Welcome to Medivizor!

You're browsing our sample library. Feel free to continue browsing. You can also sign up for free to receive medical information specific to your situation.

Posted by on Feb 11, 2017 in Colorectal cancer | 0 comments

In a nutshell

This study is the second update of a review focusing on the effects of an intense follow-up for patients with colorectal cancer after treatment.

Some background

Patients with colorectal cancer who underwent surgery or adjuvant therapy (treatment following surgery) are followed for several years. However, multiple appointments and tests can be inconvenient and expensive for patients. It is still not clear how often patients should be seen, or what tests should be done, and what the effect this type of follow-up has on patient outcomes.

Methods & findings

This study reviewed the effects of intensive follow-up for patients with colorectal cancer treated with surgery or adjuvant therapy, or both.

This study reviewed other 15 studies including information about 5403 patients. Patients had different follow-up periods, did a different number of tests during follow-up, and were examined by surgeons, physicians or nurses. An intensive follow-up was greater follow-up periods (over 48 months) and more tests.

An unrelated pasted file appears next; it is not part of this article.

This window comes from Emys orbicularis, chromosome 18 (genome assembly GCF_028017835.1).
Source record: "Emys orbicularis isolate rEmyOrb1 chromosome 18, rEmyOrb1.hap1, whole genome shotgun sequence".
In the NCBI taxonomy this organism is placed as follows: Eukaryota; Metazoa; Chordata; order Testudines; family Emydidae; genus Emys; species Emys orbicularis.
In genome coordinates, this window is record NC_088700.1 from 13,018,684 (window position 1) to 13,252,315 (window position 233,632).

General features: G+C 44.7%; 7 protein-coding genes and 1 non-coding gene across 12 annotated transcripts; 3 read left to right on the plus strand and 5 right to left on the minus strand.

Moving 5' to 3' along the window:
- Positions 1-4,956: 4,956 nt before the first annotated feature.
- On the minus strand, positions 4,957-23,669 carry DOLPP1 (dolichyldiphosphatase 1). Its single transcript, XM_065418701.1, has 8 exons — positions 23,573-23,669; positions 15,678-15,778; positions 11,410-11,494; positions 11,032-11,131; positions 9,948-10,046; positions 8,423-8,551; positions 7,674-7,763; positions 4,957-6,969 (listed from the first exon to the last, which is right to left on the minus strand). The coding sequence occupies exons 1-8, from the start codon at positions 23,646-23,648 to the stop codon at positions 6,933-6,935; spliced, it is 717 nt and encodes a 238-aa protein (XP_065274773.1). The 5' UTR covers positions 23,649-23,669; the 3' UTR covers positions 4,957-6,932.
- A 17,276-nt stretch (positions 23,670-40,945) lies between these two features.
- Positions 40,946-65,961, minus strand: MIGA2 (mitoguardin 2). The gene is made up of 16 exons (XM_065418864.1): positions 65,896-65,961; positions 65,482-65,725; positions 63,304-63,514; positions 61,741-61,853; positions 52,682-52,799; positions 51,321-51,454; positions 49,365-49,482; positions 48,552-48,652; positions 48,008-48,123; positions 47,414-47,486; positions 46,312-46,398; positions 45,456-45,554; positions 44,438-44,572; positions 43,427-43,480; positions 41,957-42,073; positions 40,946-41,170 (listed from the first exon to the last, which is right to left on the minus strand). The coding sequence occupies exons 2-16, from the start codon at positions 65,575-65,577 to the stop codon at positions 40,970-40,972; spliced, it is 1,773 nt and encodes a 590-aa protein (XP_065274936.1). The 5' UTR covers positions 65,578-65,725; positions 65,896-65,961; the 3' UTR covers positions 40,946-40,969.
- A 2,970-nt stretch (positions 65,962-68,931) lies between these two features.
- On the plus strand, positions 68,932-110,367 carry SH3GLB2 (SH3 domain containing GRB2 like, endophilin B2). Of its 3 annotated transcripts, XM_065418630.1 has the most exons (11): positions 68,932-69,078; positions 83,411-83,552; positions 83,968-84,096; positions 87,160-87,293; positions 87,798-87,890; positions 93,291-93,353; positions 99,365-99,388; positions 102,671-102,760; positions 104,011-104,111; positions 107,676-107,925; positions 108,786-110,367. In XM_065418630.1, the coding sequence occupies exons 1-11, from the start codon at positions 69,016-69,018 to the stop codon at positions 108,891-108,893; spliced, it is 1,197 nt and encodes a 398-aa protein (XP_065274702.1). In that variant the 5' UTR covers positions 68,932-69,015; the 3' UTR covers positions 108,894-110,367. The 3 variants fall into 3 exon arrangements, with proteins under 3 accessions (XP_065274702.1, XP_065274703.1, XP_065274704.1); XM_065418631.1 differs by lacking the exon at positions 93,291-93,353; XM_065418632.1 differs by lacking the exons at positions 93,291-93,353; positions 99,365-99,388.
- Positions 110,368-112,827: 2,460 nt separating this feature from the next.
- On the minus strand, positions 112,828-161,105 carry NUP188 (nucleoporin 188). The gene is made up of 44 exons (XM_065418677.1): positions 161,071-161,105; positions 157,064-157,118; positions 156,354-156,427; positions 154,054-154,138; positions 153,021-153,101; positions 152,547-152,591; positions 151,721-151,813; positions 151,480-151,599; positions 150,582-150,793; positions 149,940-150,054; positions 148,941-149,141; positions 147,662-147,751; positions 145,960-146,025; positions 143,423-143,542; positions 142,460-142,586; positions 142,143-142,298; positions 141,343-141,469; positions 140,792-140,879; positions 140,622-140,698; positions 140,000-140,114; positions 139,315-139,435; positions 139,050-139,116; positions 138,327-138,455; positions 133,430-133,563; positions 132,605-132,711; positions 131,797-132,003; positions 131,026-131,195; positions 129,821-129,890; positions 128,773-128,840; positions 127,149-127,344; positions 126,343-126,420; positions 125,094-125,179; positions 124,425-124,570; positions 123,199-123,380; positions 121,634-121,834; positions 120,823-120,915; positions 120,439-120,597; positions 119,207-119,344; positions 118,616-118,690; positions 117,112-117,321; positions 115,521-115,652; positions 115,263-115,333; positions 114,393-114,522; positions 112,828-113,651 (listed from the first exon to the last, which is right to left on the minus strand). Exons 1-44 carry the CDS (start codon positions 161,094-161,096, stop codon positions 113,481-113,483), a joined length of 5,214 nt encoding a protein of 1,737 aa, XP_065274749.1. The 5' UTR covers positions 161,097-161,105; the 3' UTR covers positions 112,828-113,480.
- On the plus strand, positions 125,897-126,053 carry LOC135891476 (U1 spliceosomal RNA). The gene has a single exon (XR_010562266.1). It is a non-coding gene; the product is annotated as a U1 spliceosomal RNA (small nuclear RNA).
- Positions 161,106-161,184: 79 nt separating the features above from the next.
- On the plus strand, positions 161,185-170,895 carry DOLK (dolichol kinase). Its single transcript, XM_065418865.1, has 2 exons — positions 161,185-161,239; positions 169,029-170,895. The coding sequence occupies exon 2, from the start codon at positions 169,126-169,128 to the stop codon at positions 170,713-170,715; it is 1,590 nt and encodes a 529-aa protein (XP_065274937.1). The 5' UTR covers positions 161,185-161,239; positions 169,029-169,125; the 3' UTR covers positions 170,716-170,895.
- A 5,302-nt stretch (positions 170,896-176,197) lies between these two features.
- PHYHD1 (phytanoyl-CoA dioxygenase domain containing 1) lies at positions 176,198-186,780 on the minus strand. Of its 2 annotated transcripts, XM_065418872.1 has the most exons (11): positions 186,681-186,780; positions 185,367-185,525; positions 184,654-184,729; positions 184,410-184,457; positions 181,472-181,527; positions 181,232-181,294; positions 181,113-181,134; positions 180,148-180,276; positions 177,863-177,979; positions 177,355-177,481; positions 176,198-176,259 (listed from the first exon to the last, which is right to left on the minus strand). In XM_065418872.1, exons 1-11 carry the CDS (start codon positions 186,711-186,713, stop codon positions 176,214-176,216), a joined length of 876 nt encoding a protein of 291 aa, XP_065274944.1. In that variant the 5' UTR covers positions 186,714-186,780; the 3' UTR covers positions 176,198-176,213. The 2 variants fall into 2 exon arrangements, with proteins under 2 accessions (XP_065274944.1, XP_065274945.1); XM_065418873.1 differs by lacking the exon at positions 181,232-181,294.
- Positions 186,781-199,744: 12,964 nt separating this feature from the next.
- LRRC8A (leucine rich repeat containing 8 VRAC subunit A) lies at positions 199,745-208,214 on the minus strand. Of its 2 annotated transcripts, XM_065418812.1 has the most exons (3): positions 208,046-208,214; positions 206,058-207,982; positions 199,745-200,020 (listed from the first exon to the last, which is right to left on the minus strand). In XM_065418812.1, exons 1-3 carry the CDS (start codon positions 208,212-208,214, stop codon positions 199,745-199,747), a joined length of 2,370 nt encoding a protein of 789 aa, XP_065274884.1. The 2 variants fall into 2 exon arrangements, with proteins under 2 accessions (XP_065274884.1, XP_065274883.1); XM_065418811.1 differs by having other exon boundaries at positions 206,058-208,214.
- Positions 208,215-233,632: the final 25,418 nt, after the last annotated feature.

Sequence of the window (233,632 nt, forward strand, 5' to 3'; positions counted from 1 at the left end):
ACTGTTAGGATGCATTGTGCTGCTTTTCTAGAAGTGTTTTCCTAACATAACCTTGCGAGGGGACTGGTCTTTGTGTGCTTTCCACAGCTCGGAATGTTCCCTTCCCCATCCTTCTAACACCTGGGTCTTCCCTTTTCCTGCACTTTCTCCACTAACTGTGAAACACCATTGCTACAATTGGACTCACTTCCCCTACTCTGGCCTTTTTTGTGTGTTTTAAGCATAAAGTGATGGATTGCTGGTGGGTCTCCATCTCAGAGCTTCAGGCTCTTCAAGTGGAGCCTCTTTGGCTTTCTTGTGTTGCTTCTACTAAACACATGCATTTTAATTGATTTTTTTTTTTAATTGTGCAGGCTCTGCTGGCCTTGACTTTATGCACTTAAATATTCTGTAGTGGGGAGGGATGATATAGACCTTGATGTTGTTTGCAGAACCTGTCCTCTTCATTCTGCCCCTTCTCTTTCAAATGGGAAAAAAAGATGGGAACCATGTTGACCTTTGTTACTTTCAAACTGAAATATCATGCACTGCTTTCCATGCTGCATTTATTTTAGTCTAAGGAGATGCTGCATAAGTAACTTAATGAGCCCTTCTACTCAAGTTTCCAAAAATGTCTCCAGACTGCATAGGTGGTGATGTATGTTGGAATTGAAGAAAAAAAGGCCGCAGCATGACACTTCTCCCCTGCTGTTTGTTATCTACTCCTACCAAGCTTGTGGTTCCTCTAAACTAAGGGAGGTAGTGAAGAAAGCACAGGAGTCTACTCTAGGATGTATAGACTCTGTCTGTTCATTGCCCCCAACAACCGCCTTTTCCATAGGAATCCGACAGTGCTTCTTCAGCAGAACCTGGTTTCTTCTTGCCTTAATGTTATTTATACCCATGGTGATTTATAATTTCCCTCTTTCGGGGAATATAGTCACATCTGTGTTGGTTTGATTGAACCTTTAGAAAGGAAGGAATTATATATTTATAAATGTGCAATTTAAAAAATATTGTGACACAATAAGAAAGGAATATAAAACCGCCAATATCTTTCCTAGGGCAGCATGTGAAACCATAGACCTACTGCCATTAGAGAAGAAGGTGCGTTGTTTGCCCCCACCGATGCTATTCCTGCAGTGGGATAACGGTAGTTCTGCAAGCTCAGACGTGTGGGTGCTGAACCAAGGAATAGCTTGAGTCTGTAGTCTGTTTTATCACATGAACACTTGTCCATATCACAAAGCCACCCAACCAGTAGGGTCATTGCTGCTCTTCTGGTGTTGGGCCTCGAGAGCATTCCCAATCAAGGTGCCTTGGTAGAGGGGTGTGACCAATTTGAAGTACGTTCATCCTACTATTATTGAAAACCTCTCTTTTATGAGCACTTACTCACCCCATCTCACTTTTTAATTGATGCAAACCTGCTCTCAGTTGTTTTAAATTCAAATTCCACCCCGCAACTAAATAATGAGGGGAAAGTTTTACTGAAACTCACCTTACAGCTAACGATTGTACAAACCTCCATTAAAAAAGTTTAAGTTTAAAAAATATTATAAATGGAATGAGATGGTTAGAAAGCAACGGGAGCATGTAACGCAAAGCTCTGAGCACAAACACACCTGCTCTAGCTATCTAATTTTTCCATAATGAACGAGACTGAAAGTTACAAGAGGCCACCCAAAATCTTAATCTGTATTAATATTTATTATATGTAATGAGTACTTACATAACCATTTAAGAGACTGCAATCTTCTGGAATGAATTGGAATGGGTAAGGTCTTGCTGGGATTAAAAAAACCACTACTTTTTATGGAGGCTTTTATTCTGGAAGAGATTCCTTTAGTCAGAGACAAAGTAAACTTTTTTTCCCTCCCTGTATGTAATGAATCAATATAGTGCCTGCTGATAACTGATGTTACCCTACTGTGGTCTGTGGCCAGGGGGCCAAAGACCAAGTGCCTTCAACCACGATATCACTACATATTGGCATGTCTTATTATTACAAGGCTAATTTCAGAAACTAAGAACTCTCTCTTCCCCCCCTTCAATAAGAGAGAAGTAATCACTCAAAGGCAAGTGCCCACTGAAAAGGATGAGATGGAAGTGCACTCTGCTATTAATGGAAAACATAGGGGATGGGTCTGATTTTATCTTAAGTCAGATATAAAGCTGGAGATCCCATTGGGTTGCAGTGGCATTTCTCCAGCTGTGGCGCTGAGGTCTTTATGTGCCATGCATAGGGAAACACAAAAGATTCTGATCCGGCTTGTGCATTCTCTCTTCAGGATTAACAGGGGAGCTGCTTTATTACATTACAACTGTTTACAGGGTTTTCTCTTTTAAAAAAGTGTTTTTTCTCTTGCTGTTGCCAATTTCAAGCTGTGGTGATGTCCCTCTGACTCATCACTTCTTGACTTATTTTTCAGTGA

Twelve studies reported on overall survival (time from treatment until death from any cause). There were no differences in the overall survival in patients under an intensive follow-up compared to minimal follow-up.  

Seven studies reported no difference in the cancer-related survival (time from treatment until death due to cancer) in patients under an intensive follow-up.  

Fourteen studies reported no difference in the time until disease relapse.

Thirteen studies reported that a second surgery was more frequent with intense follow-up. Patients under intensive follow-up had a 98% increased risk of undergoing further surgery.

Seven studies reported that recurrences (when the cancer comes back) were less frequent in patients under an intensive follow-up. These patients had a 41% decrease in recurrences.  

Three studies reported that intensive follow-up does not affect quality of life, anxiety nor depression.

Two studies noted that side effects of colonoscopies (a test that examines the inner lining of the intestine) did not differ with intensive follow-up.

The bottom line

This review determined that there is no overall survival benefit in intensive follow-up. The authors noted that these patients had more curative surgery and fewer recurrences. 

The fine print

A limited number of studies were reviewed for the colonoscopy side effects.

Published By :

Cochrane database of systematic reviews

Date :

Nov 24, 2016

Original Title :

Follow-up strategies for patients treated for non-metastatic colorectal cancer.

click here to get personalized updates